According to Specter and a herd of commentators – many in The Inquirer’s pages – the senator’s switcheroo is proof of far more than Specter’s brute survival instinct; it’s proof that the Republican Party is narrow and rigid.
Keep spinning. The fact is that, prior to the stimulus vote, conservative former Rep. Pat Toomey was telling supporters that the chances he would challenge Specter in the 2010 Republican primary were 50-50 at best. The Senate’s most liberal Republican would have been the heavy favorite to win the nomination again.
So now we’re to understand that Specter has left the small-tent GOP for the broad-minded, tolerant Democratic Party? Alas, voting records tell a different story.
According to the American Conservative Union, in 2008, only two of the 51 Senate Democrats had conservative ratings above 25 percent. But 21 of the 49 Republican senators had conservative ratings of 75 percent or less. Furthermore, 12 Democrats had a conservative rating of zero, while an additional 25 scored under 10 percent. By contrast, only one Republican scored a perfect 100, and a scant seven others scored above 90 percent. (Note that Pennsylvania’s other “moderate” senator has a conservative rating of 8 percent.)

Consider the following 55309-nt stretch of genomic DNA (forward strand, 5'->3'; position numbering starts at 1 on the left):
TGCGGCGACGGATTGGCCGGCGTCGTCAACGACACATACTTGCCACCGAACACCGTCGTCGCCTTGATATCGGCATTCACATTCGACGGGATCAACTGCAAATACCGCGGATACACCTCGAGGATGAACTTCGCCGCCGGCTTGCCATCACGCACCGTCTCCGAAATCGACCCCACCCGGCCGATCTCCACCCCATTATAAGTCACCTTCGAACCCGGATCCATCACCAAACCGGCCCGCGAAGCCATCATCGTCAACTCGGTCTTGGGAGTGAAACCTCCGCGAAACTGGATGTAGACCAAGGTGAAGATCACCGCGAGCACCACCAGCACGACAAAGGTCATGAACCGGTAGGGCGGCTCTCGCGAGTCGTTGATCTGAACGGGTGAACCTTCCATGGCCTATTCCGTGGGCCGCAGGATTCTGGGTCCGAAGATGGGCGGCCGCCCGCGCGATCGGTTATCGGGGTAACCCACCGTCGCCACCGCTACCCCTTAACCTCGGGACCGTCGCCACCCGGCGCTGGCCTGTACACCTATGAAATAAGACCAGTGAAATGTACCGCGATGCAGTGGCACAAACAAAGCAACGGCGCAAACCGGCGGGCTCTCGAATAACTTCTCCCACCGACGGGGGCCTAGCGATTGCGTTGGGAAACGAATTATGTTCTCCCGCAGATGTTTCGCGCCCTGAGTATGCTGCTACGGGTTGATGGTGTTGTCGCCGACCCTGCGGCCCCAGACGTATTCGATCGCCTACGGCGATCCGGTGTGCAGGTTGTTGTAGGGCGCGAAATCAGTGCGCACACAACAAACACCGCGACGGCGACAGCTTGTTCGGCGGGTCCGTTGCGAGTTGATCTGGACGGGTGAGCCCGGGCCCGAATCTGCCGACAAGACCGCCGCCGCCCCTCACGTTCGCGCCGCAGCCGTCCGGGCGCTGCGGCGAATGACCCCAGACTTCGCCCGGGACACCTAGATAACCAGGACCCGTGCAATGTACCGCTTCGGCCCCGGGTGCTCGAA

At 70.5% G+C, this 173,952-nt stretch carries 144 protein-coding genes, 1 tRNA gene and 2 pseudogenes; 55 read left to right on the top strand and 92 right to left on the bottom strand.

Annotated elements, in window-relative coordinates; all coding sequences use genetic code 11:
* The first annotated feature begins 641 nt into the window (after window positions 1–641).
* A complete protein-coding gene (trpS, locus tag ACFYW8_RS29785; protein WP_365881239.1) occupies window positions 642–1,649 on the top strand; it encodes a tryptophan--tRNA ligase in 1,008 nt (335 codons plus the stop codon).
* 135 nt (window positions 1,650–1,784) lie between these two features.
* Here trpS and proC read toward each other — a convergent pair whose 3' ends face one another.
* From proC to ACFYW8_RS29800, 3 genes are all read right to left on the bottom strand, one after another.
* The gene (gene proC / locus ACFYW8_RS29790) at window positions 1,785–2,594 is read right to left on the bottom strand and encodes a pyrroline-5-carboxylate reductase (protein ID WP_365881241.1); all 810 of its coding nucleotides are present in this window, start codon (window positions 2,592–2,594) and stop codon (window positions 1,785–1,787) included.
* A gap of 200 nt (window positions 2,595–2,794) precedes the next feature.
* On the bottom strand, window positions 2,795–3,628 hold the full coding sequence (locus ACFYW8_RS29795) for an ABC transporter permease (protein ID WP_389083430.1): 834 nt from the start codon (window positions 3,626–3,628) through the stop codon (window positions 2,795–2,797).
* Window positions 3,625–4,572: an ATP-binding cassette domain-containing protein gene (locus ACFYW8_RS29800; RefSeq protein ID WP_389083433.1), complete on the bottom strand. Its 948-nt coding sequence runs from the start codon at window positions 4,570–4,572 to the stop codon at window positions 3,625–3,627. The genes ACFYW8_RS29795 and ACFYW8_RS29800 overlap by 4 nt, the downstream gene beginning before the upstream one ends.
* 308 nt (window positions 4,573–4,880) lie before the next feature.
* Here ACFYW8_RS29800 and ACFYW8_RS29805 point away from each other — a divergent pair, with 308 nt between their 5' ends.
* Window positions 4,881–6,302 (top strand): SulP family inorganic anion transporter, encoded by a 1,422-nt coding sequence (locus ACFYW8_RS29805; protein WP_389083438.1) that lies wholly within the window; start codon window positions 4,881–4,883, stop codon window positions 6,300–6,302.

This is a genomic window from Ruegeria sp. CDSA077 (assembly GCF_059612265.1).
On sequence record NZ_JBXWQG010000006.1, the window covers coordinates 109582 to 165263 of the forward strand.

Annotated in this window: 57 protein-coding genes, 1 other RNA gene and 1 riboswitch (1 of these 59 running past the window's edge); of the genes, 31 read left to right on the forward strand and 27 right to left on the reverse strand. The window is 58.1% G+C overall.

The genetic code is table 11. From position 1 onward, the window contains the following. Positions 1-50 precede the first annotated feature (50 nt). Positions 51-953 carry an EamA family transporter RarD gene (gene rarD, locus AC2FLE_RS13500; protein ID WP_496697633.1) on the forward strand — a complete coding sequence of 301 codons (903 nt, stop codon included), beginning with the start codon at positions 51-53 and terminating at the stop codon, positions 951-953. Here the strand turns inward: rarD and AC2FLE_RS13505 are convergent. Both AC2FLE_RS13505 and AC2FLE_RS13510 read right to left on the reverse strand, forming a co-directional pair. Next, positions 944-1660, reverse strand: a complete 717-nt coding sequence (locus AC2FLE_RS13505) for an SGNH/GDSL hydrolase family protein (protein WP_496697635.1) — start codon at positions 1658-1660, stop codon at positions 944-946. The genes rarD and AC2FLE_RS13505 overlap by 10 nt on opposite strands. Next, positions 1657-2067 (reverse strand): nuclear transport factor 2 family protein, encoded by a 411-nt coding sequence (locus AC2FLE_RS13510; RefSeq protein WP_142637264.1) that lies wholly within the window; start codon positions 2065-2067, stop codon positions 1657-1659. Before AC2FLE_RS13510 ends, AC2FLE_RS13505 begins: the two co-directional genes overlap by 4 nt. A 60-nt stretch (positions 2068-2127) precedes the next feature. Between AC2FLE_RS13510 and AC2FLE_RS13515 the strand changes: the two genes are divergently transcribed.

Which party has greater ideological diversity? Sorry, but the facts just don’t fit the media’s fantasy.
I spent 12 years in the Senate. It has one doctrinaire, narrow, intolerant caucus, and Specter just joined it.
The Democratic caucus is a reflection of the leftist special interests that control the Democrat Party. From 1994 to 2004, those interests supported liberal candidates who were too far out of the mainstream to win in competitive states and districts. They regained power in Pennsylvania and elsewhere because Democratic candidates ran as moderates or conservatives, and Republicans abandoned the principled positions that had helped them win.
The public can tell when it’s being conned, so it chose to throw out the party that had lost its way. The result: the most hard-left Congress in U.S. history (see previously mentioned ratings).
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